purview

noun

pur·​view ˈpər-ˌvyü How to pronounce purview (audio)
1
a
: the body or enacting part of a statute
b
: the limit, purpose, or scope of a statute
2
: the range or limit of authority, competence, responsibility, concern, or intention
3
: range of vision, understanding, or cognizance

Did you know?

It may not be illogical to assume a connection between purview and view, but is there one? Not exactly. Although the two words share a syllable, you’ll find that they have very different histories as viewed in the etymological rearview mirror. Purview comes from purveu, a word often found in the legal statutes of 13th- and 14th-century England. These statutes, written in Anglo-French, regularly open with the phrase purveu est, which translates literally to "it is provided." Purveu in turn comes from porveu, the past participle of the Old French verb porveeir, meaning "to provide." View, on the other hand, comes (via Middle English) from the past participle of another Anglo-French word, veer, meaning "to see," and ultimately from the Latin word vidēre, of the same meaning.

Examples of purview in a Sentence

After the true shock and awe of a campaign of massive surplus, as in the Gulf War, no regime would have risked its survival by failing to go after the terrorists within its purview. Mark Helprin, Wall Street Journal, 17 May 2004
It is the use of informal, back channels outside public or congressional purview—designed partly to thwart publicity and partly to hold down the temperature of disputes within the government—that critics say denies the protections of open government. Bob Woodward et al., Washington Post, 20-26 Jan. 1992
… the contemporary university, though, has reached beyond the purview of education, and it has thereby become entangled in problems it lacks the means to resolve. Louis Menand, Harper's, December 1991
The case is within the court's purview. That question is outside my purview. The moral dilemmas of the early settlers are beyond the purview of this book. See More
Recent Examples on the Web Historically, landings on the moon and further afield have been the almost exclusive purview of national governments. Robert Hart, Forbes, 14 Feb. 2024 Notably, this conspiracy theory has not been the purview of the sports pundits who are serious about politics. Kellen Browning, New York Times, 10 Feb. 2024 Since then, the Wasserman agency has made almost 40 acquisitions, including the major purchase of Paradigm’s music division in 2021, which brought a massive, multigenre roster including Coldplay, Billie Eilish, Janelle Monáe and Ed Sheeran under its purview. Taylor Mims, Billboard, 8 Feb. 2024 Part of the reason for the Japanese military’s treatment of the hundreds of thousands of Allied prisoners of war who came under its purview, Bass explains, was logistical. Michael Washburn, National Review, 31 Dec. 2023 Behind the scenes, The Idol experienced its own power shift with the departure of original director Amy Seimetz, leading to extensive rewrites and reshoots under Levinson’s purview. Kristen Baldwin, EW.com, 6 Dec. 2023 But until recently, consciousness was the purview of theologians and philosophers. Ben Brubaker, Quanta Magazine, 3 Jan. 2024 Rogers was kept in the dark about initiatives, such as the secret diplomacy that set up Nixon’s trip to China, and was obliged to plead for information about programs that in most administrations were the purview of the State Department. Norman Kempster, Los Angeles Times, 30 Nov. 2023 Trendy new software and flashy young companies were not the purview of Dodge & Cox in the 1990s and early 2000s. Robert Faturechi, ProPublica, 21 Nov. 2023 See More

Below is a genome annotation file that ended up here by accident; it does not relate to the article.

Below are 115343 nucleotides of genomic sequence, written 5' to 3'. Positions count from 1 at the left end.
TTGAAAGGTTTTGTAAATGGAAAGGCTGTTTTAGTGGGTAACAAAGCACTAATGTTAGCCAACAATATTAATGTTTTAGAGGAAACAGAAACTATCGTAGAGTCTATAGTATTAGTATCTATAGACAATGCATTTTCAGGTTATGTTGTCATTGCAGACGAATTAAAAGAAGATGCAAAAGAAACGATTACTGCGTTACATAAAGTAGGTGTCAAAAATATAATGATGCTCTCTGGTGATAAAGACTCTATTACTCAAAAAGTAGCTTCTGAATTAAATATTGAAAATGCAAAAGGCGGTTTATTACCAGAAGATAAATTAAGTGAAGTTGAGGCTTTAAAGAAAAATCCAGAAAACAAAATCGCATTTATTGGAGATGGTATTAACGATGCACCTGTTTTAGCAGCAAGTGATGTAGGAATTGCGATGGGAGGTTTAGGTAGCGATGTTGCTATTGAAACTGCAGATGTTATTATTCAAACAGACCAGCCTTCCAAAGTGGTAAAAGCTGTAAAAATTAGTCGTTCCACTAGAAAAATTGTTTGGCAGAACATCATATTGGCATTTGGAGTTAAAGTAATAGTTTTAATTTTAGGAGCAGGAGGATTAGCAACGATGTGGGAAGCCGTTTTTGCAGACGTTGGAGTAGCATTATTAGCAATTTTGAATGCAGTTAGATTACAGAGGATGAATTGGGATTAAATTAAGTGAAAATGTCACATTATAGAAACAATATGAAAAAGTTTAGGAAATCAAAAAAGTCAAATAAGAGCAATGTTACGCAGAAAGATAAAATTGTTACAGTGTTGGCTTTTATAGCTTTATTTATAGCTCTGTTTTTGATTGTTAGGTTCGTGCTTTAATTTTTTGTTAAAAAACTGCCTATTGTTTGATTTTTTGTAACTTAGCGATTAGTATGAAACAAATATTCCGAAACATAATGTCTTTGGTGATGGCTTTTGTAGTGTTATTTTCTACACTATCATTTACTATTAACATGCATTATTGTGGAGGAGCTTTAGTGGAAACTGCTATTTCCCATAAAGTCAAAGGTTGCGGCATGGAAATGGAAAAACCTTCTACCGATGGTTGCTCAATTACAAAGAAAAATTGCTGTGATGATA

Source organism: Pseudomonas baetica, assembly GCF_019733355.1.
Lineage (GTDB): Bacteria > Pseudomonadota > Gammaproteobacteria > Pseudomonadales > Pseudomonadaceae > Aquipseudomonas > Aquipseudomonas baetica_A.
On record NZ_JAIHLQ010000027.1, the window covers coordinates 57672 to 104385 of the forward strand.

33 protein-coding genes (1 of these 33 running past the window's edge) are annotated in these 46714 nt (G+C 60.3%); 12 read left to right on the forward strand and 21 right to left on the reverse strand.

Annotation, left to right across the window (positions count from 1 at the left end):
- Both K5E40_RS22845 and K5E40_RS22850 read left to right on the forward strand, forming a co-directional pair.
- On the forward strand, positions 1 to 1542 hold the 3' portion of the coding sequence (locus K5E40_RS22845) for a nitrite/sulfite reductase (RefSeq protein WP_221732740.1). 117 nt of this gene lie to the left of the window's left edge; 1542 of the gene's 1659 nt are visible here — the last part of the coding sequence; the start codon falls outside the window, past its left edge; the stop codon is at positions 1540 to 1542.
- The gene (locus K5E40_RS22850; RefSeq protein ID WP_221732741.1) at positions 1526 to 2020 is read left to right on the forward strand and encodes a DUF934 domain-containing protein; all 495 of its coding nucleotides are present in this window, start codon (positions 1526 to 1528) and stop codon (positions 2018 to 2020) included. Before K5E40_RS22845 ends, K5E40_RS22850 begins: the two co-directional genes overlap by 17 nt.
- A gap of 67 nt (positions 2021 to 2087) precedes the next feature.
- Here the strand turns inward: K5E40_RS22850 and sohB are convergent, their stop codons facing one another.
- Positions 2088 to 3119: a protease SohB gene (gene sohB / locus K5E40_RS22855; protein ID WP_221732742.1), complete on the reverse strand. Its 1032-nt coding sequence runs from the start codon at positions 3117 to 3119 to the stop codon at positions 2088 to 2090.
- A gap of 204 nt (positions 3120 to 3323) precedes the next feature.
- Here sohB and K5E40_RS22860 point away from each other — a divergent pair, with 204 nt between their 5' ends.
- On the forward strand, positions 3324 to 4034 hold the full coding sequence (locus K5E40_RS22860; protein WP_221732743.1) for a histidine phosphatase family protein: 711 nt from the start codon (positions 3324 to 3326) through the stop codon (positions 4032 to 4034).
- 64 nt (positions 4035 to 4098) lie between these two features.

These examples are programmatically compiled from various online sources to illustrate current usage of the word 'purview.' Any opinions expressed in the examples do not represent those of Merriam-Webster or its editors. Send us feedback about these examples.

Word History

Etymology

Middle English purveu, from Anglo-French purveu est it is provided (opening phrase of a statute)

First Known Use

15th century, in the meaning defined at sense 1a

Time Traveler
The first known use of purview was in the 15th century

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Dictionary Entries Near purview

Cite this Entry

“Purview.” Merriam-Webster.com Dictionary, Merriam-Webster, https://www.merriam-webster.com/dictionary/purview. Accessed 25 Feb. 2024.

Legal Definition

purview

noun
pur·​view ˈpər-ˌvyü How to pronounce purview (audio)
1
: the body of a statute or the part that begins with Be it enacted and ends before the repealing clause
2
: the limit or scope of a law
Etymology

Anglo-French purveu est it is provided (opening phrase of a statute)

Last Updated: - Updated example sentences
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